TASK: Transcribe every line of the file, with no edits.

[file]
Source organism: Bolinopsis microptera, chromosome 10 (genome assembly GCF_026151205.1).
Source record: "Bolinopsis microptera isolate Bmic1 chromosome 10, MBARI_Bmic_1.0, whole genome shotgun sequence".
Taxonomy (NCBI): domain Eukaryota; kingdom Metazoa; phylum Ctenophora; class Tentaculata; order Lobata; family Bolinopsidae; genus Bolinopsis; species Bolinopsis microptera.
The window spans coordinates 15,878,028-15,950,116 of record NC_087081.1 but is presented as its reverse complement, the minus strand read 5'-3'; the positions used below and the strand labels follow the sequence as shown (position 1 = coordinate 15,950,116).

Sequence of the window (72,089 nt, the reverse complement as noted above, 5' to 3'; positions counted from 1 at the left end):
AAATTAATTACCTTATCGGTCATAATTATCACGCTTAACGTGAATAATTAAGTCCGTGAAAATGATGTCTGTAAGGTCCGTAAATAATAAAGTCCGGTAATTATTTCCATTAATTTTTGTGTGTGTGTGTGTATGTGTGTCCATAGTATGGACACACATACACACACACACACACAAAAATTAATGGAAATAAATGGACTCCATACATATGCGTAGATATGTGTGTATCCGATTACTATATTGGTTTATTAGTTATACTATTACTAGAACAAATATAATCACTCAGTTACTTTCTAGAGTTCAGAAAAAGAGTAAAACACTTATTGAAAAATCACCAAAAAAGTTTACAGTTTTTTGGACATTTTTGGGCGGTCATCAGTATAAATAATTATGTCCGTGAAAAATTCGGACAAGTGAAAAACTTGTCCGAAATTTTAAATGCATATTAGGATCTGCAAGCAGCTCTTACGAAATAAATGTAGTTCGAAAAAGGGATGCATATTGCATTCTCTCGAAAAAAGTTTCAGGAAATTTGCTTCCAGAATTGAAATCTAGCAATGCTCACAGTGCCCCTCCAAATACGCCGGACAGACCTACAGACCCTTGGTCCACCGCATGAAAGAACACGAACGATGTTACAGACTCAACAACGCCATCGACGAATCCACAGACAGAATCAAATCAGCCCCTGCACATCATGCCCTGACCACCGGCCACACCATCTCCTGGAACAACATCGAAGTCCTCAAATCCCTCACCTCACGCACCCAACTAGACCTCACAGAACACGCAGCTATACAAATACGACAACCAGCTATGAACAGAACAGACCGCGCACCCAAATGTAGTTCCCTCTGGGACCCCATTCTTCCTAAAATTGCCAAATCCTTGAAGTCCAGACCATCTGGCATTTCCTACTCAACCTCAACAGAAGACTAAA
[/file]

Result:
Source organism: Bolinopsis microptera, chromosome 10 (genome assembly GCF_026151205.1).
Source record: "Bolinopsis microptera isolate Bmic1 chromosome 10, MBARI_Bmic_1.0, whole genome shotgun sequence".
Taxonomy (NCBI): domain Eukaryota; kingdom Metazoa; phylum Ctenophora; class Tentaculata; order Lobata; family Bolinopsidae; genus Bolinopsis; species Bolinopsis microptera.
The window spans coordinates 15,878,028-15,950,116 of record NC_087081.1 but is presented as its reverse complement, the minus strand read 5'-3'; the positions used below and the strand labels follow the sequence as shown (position 1 = coordinate 15,950,116).

Sequence of the window (72,089 nt, the reverse complement as noted above, 5' to 3'; positions counted from 1 at the left end):
AAATTAATTACCTTATCGGTCATAATTATCACGCTTAACGTGAATAATTAAGTCCGTGAAAATGATGTCTGTAAGGTCCGTAAATAATAAAGTCCGGTAATTATTTCCATTAATTTTTGTGTGTGTGTGTGTATGTGTGTCCATAGTATGGACACACATACACACACACACACACAAAAATTAATGGAAATAAATGGACTCCATACATATGCGTAGATATGTGTGTATCCGATTACTATATTGGTTTATTAGTTATACTATTACTAGAACAAATATAATCACTCAGTTACTTTCTAGAGTTCAGAAAAAGAGTAAAACACTTATTGAAAAATCACCAAAAAAGTTTACAGTTTTTTGGACATTTTTGGGCGGTCATCAGTATAAATAATTATGTCCGTGAAAAATTCGGACAAGTGAAAAACTTGTCCGAAATTTTAAATGCATATTAGGATCTGCAAGCAGCTCTTACGAAATAAATGTAGTTCGAAAAAGGGATGCATATTGCATTCTCTCGAAAAAAGTTTCAGGAAATTTGCTTCCAGAATTGAAATCTAGCAATGCTCACAGTGCCCCTCCAAATACGCCGGACAGACCTACAGACCCTTGGTCCACCGCATGAAAGAACACGAACGATGTTACAGACTCAACAACGCCATCGACGAATCCACAGACAGAATCAAATCAGCCCCTGCACATCATGCCCTGACCACCGGCCACACCATCTCCTGGAACAACATCGAAGTCCTCAAATCCCTCACCTCACGCACCCAACTAGACCTCACAGAACACGCAGCTATACAAATACGACAACCAGCTATGAACAGAACAGACCGCGCACCCAAATGTAGTTCCCTCTGGGACCCCATTCTTCCTAAAATTGCCAAATCCTTGAAGTCCAGACCATCTGGCATTTCCTACTCAACCTCAACAGAAGACTAAA